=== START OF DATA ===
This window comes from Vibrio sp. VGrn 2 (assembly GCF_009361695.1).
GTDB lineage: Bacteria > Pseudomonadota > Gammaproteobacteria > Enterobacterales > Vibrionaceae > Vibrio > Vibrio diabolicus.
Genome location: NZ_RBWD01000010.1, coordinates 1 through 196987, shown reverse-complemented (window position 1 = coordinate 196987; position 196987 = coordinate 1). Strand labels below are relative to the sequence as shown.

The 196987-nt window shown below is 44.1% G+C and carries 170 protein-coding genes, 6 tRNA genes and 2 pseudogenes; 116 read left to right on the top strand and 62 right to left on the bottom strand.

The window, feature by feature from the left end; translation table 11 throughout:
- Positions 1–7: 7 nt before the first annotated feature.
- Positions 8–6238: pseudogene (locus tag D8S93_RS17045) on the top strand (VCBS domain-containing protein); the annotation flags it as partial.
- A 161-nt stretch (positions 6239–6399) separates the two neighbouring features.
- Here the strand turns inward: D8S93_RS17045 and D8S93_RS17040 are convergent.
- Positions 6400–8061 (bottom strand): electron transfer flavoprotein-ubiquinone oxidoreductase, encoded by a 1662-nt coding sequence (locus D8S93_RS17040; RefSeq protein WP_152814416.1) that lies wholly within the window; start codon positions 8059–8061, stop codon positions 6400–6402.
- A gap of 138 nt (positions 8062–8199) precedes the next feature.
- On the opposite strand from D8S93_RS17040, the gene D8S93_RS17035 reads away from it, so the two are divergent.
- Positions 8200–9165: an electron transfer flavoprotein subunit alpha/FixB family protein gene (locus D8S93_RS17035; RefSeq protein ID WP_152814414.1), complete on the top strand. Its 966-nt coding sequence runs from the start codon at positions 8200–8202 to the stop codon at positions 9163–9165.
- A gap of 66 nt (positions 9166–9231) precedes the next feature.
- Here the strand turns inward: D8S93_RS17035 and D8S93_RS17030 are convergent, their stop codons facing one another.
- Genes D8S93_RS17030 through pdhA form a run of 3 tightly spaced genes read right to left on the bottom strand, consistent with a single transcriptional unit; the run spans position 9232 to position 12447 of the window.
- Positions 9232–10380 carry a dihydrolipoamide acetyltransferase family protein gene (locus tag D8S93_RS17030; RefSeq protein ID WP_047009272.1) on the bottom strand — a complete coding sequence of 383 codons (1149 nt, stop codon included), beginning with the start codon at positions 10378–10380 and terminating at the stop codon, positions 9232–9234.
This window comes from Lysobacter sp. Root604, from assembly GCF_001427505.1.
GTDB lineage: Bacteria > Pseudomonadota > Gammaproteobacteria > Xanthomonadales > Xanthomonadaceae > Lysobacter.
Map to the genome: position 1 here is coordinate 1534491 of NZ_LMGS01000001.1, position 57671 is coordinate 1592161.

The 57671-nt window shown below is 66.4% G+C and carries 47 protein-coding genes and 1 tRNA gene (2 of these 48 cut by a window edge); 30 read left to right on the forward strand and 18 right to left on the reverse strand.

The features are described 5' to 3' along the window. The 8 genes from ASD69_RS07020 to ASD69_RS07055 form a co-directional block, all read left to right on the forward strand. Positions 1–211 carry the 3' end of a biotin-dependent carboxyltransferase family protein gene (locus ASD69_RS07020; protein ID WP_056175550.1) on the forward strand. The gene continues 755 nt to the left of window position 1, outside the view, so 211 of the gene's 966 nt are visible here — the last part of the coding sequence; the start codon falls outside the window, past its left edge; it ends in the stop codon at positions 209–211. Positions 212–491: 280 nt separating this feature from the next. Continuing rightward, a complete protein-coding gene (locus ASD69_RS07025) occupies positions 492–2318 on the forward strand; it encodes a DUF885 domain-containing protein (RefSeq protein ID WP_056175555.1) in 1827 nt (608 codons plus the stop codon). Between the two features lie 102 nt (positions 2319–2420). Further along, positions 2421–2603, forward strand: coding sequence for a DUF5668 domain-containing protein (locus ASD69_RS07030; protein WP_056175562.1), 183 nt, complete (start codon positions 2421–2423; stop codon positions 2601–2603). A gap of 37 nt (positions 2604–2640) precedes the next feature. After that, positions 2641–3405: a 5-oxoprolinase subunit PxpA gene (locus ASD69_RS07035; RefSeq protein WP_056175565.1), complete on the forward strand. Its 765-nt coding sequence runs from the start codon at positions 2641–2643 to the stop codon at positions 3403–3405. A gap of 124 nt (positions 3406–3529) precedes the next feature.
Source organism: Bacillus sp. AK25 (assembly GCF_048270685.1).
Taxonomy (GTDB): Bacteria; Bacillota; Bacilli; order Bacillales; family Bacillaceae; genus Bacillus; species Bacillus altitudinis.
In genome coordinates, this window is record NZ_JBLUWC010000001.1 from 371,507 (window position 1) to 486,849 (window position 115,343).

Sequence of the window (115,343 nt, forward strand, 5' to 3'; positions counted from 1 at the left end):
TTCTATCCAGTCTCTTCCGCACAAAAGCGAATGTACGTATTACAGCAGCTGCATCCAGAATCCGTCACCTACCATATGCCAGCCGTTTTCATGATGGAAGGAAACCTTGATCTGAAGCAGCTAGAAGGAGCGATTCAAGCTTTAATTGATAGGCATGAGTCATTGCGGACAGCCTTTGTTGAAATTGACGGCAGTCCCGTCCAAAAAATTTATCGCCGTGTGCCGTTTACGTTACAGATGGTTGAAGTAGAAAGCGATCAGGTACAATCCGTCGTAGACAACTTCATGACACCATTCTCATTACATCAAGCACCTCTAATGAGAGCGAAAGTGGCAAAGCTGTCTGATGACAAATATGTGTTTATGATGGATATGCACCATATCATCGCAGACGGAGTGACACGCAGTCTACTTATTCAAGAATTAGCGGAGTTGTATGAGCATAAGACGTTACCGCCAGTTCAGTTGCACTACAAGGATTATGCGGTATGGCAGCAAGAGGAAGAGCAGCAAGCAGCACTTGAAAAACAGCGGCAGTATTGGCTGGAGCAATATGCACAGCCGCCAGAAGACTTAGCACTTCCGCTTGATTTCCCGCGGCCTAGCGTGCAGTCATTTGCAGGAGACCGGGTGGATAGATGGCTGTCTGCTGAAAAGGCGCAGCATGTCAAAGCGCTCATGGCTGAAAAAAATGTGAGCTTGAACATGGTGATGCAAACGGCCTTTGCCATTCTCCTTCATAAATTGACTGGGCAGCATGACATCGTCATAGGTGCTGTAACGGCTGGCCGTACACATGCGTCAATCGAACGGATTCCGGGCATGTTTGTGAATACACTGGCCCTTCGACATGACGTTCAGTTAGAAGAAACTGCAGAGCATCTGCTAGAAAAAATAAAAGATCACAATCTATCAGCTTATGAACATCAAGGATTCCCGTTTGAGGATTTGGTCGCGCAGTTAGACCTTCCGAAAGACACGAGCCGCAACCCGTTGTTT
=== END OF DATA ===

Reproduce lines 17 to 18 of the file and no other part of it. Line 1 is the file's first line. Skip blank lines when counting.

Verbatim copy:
- Positions 9232–10380 carry a dihydrolipoamide acetyltransferase family protein gene (locus tag D8S93_RS17030; RefSeq protein ID WP_047009272.1) on the bottom strand — a complete coding sequence of 383 codons (1149 nt, stop codon included), beginning with the start codon at positions 10378–10380 and terminating at the stop codon, positions 9232–9234.
This window comes from Lysobacter sp. Root604, from assembly GCF_001427505.1.